Frank Pignanelli & LaVarr Webb: Political pioneers, then and now, deserve thank

Published: Sunday, July 30 2006 12:00 a.m. MDT

In the late 1980s, few recognized (including this obnoxious lawmaker) the leadership qualities of Gov. Norman Bangerter. Ignoring favorability ratings, Bangerter made tough and unpopular decisions. He worked tirelessly to persuade GOP legislators to set aside their normal inclinations and help him expand the tax base to maintain education and government services.

Democratic Rep. Kurt Oscarson was a charter member of the Sports Authority Board. Long before the "IOC bribery" controversy, Oscarson was relentless in his questioning of public funding for Olympic sites. tah's taxpayers still enjoy the protective measures that Oscarson pushed in the Legislature.

During the 1970s, John Florez and Alex Hurtado were political activists of Mexican-American descent who openly proclaimed the Republican Party was more in line with Latino ideals than the Democrats. Their "betrayal" generated outrage, especially when they hitched their wagon to Orrin Hatch and Ronald Reagan. However, their actions now provide bipartisan political opportunities to today's Latinos.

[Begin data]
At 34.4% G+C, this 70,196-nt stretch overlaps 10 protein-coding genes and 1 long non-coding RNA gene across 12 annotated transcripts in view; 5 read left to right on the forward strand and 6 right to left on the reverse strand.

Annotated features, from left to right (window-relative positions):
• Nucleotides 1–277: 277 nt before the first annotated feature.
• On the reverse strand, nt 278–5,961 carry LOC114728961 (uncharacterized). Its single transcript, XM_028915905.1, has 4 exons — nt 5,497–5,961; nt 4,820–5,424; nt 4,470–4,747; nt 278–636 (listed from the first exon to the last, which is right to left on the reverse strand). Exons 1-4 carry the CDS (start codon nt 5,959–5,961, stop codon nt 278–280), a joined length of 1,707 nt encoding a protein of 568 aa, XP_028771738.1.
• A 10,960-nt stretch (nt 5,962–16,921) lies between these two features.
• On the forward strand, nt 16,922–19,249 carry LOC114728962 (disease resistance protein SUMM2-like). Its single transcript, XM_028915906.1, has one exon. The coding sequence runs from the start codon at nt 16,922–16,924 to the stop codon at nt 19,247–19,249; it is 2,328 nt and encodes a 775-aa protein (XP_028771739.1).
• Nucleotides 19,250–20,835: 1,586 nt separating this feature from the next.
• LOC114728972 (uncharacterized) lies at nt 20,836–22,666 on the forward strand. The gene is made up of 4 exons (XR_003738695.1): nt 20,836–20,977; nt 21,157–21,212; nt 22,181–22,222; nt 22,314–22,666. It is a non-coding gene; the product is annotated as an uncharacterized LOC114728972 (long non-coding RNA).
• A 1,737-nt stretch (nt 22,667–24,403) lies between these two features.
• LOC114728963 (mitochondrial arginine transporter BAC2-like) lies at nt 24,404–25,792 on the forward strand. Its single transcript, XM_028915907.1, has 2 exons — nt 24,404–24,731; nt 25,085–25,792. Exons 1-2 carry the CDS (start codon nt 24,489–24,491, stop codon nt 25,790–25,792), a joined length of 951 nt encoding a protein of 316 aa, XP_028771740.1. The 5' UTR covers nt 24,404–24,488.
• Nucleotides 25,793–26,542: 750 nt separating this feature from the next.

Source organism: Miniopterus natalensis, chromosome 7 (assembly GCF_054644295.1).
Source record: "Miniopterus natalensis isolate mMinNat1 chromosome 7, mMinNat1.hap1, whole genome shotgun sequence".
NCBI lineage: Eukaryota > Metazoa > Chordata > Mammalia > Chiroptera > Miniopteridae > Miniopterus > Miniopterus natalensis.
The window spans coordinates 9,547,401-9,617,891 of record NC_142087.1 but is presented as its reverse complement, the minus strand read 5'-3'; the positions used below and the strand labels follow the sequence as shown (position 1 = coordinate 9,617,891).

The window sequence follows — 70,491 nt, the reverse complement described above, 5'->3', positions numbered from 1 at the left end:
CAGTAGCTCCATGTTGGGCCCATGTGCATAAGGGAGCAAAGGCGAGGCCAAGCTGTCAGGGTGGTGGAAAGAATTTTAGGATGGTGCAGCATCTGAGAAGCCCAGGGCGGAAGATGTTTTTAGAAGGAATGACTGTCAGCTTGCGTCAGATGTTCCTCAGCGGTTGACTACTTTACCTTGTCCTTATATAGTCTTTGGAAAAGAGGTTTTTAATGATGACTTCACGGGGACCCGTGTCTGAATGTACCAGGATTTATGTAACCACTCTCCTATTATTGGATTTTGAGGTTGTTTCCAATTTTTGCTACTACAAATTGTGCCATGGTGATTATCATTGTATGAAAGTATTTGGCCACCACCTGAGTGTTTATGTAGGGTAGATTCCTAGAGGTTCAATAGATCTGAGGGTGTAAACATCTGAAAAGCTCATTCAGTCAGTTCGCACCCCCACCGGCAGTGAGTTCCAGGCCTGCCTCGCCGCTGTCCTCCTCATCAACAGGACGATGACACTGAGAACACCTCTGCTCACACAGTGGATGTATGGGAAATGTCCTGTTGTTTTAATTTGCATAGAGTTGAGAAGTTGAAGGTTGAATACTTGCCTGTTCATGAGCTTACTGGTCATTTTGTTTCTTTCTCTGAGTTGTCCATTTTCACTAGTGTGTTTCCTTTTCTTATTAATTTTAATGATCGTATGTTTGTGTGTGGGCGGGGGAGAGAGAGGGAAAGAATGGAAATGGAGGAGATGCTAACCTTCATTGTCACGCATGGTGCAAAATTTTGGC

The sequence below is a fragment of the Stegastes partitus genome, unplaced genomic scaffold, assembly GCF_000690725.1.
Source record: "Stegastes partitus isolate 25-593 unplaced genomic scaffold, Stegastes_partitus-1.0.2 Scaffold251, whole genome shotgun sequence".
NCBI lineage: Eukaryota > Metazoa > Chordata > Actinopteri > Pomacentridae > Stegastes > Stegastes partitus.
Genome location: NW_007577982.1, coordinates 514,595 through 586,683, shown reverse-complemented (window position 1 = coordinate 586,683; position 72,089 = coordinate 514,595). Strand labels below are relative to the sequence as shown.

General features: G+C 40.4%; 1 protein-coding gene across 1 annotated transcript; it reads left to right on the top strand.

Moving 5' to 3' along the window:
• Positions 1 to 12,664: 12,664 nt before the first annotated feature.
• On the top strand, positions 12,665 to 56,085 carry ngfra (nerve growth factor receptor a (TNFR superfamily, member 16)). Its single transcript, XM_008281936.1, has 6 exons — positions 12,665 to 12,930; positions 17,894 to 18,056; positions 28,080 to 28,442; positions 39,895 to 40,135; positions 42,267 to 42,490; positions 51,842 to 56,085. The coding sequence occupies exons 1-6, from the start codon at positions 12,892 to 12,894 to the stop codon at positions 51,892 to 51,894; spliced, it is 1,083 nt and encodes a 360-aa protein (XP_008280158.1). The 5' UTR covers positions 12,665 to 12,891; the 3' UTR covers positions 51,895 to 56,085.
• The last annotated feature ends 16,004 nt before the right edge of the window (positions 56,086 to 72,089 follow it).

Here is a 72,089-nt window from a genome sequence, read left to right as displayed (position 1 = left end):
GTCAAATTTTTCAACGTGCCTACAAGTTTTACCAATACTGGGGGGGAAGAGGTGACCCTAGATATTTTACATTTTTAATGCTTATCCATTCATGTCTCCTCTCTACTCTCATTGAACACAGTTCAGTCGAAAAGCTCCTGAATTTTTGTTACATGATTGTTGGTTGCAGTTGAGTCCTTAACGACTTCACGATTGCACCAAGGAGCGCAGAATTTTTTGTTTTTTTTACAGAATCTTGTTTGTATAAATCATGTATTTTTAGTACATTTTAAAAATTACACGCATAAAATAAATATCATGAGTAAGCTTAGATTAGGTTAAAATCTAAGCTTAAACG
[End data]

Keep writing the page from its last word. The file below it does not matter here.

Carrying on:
Twenty years ago, David Nelson was one of the few Utah voices demanding basic rights for gay and lesbian citizens. Aggressive in promoting antidiscrimination measures, he assisted in passage of the first hate-crimes legislation. Although Nelson frequently generated disagreement among supporters (including me), no one can dispute the courage he exhibited in the early years of this movement.

Republican LaVarr Webb was policy deputy to Gov. Mike Leavitt and Deseret News managing editor. He now is a political consultant and lobbyist. E-mail: lwebb@exoro.com. Democrat Frank Pignanelli is a Salt Lake attorney, lobbyist and political adviser. A former candidate for Salt Lake mayor, he served 10 years in the Utah House of Representatives, six years as House minority leader. Pignanelli's spouse, D'Arcy Dixon Pignanelli, is a Utah state tax commissioner. E-mail: frankp@xmission.com.

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